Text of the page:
In the next few years, the public revelations took a more sensational turn. In 1979 Soraya, now 44, the mother of five of Adnan’s six children, charged in a $2.5 billion divorce suit that Adnan paid off American executives to get their business. Later she accused him of providing Saudi princes with call girls and giving a $60,000 bracelet to one of Richard Nixon’s daughters. No Quaker herself, Soraya testified in a London trial unrelated to her divorce that she had had an extramarital affair with a prominent British politician, who later was identified as Winston Churchill, grandson of the Prime Minister. Khashoggi and his eldest children—Nabila, 23, and Mohamed, 22—were reportedly distraught. According to Kessler, Nabila took an overdose of pills, and she and her brother urged Adnan to placate Soraya. Finally, in an out-of-court divorce settlement in 1982, he managed to buy her silence for only about $3 million.

If Kessler breaks little new ground with his account of Adnan’s divorce—and of his gambling habits—he does discuss Khashoggi’s alleged penchant for prostitutes in unprecedented detail. Khashoggi’s organization denies he ever used the service, but Kessler reports that the Saudi hired a French madam, Mireille Griffon, through an intermediary, to supply comely women aged 18 to 24. For a night Griffon charged $1,000; for a weekend, $2,000-$3,000. “He ordered 10 for an evening, sharing them with friends, princes and business associates and using them himself,” writes Kessler. “He always wanted fresh, new…women who would outdo the previous ones.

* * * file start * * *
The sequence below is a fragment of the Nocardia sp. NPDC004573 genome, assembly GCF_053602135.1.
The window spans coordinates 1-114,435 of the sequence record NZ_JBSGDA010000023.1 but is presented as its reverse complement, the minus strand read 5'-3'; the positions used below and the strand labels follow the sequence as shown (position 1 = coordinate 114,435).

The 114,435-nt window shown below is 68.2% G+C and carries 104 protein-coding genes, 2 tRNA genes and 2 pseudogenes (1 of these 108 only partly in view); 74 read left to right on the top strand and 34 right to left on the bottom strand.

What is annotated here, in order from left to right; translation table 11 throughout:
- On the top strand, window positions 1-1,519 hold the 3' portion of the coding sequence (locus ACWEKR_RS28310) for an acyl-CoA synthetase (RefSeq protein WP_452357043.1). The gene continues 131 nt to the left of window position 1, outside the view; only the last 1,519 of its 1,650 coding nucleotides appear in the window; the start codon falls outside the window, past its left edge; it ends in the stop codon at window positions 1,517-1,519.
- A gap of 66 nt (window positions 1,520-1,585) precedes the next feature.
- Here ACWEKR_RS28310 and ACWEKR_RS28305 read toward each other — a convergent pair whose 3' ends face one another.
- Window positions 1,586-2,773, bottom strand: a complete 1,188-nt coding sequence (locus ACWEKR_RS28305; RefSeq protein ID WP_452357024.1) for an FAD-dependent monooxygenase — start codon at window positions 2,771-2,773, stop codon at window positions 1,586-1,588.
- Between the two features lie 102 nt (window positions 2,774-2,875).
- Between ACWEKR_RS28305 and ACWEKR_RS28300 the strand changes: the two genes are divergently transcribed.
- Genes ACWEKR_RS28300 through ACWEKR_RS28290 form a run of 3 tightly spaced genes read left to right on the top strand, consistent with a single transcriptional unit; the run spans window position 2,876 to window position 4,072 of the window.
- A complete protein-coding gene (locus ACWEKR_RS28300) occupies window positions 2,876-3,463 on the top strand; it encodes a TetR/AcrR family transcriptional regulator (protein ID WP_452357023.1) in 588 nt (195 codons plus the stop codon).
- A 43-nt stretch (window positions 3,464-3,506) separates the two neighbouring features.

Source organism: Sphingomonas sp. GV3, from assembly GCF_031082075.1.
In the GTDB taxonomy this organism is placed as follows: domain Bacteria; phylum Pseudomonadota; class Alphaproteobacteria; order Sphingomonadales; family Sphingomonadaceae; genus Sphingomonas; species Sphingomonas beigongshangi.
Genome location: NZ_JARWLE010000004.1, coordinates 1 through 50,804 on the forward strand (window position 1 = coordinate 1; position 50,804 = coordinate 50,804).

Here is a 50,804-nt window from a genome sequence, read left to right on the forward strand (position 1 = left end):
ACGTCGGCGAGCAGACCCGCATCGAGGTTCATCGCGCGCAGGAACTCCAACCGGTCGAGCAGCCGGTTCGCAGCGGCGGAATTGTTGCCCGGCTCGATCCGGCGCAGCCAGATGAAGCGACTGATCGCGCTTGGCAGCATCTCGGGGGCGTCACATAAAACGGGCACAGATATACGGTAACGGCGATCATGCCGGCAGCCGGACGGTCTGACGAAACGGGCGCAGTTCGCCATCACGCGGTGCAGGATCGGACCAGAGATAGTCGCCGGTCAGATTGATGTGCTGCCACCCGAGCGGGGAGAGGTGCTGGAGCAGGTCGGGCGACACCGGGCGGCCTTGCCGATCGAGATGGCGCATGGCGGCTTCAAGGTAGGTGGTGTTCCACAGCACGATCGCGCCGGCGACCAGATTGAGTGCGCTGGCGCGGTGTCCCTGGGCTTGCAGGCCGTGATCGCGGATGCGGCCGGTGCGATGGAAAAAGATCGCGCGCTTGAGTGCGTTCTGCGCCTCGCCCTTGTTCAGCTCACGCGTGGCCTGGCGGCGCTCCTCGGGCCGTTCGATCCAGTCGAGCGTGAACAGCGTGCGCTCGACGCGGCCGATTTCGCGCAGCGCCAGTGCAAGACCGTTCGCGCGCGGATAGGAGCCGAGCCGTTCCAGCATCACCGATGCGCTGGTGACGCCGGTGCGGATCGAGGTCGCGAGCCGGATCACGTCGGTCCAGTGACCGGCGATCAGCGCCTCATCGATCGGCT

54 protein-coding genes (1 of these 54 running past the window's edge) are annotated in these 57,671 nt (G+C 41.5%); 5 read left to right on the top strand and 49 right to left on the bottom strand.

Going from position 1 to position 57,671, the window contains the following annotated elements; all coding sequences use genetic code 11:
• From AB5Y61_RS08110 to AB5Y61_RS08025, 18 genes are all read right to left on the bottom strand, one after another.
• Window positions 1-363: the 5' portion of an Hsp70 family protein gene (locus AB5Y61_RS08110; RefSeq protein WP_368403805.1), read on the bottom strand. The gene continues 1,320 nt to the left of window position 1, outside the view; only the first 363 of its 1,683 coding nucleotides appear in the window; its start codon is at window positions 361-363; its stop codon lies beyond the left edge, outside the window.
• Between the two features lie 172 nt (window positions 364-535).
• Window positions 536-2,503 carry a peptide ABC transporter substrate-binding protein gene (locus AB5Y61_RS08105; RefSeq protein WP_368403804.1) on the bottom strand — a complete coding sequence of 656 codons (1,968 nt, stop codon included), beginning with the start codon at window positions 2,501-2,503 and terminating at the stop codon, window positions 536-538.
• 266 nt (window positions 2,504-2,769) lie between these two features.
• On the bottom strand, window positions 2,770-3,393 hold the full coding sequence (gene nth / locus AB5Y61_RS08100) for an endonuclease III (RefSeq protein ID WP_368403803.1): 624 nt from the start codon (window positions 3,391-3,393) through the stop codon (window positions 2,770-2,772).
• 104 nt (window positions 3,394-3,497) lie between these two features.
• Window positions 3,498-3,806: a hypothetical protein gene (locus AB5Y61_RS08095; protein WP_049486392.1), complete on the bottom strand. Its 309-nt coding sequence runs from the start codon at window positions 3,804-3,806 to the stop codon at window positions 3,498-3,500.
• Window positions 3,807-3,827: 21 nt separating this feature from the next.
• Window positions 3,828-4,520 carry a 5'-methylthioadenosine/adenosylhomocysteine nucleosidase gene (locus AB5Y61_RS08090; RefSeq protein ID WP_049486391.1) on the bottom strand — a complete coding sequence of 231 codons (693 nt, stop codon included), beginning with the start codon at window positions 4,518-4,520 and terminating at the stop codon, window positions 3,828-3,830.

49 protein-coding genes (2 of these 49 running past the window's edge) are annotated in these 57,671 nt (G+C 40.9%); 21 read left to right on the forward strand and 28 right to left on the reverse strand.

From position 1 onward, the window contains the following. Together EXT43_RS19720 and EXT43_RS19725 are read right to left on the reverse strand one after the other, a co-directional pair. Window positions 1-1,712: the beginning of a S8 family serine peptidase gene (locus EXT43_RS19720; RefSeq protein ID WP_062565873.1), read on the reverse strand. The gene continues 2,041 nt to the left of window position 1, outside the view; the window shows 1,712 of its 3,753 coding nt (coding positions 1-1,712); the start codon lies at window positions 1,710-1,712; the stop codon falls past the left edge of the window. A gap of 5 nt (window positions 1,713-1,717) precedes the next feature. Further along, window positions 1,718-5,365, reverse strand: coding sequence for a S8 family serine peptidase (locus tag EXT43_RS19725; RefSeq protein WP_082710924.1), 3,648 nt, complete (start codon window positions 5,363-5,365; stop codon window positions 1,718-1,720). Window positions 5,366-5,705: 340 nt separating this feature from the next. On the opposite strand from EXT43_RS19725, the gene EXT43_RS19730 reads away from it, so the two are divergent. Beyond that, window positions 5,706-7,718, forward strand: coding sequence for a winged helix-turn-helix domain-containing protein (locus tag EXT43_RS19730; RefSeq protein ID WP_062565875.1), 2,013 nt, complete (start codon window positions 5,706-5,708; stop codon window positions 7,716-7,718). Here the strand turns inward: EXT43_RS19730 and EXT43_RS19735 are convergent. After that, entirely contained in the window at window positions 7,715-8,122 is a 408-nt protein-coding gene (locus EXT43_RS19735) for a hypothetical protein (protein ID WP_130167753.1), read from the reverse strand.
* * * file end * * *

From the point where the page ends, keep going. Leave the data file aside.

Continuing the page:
“Perhaps most of all, Khashoggi craved the women for companionship. For all the glamorous people around him…Khashoggi was a profoundly lonely man…for all [wife Lamia’s] tanned good looks and intelligence, the [30-year-old] Italian beauty could not fully satisfy Khashoggi’s longing for company.”

Khashoggi has not publicly commented on the book, but one spokesman maintains, “Mr. Kessler has reverted to testimonials, outside references and to those who carry chips on their shoulder.” Another aide complains that the author devotes an inordinate amount of space to Madame Griffon and her girls. “[He’s] gone in for a lot of sensationalism.”

In spite of the flaws he finds in Khashoggi, Kessler came to admire his subject, finding his family loyalty, skill with people and intellectual curiosity particularly praiseworthy. “He’s an honorable person in the sense that he keeps his word,” he says. “I like him.”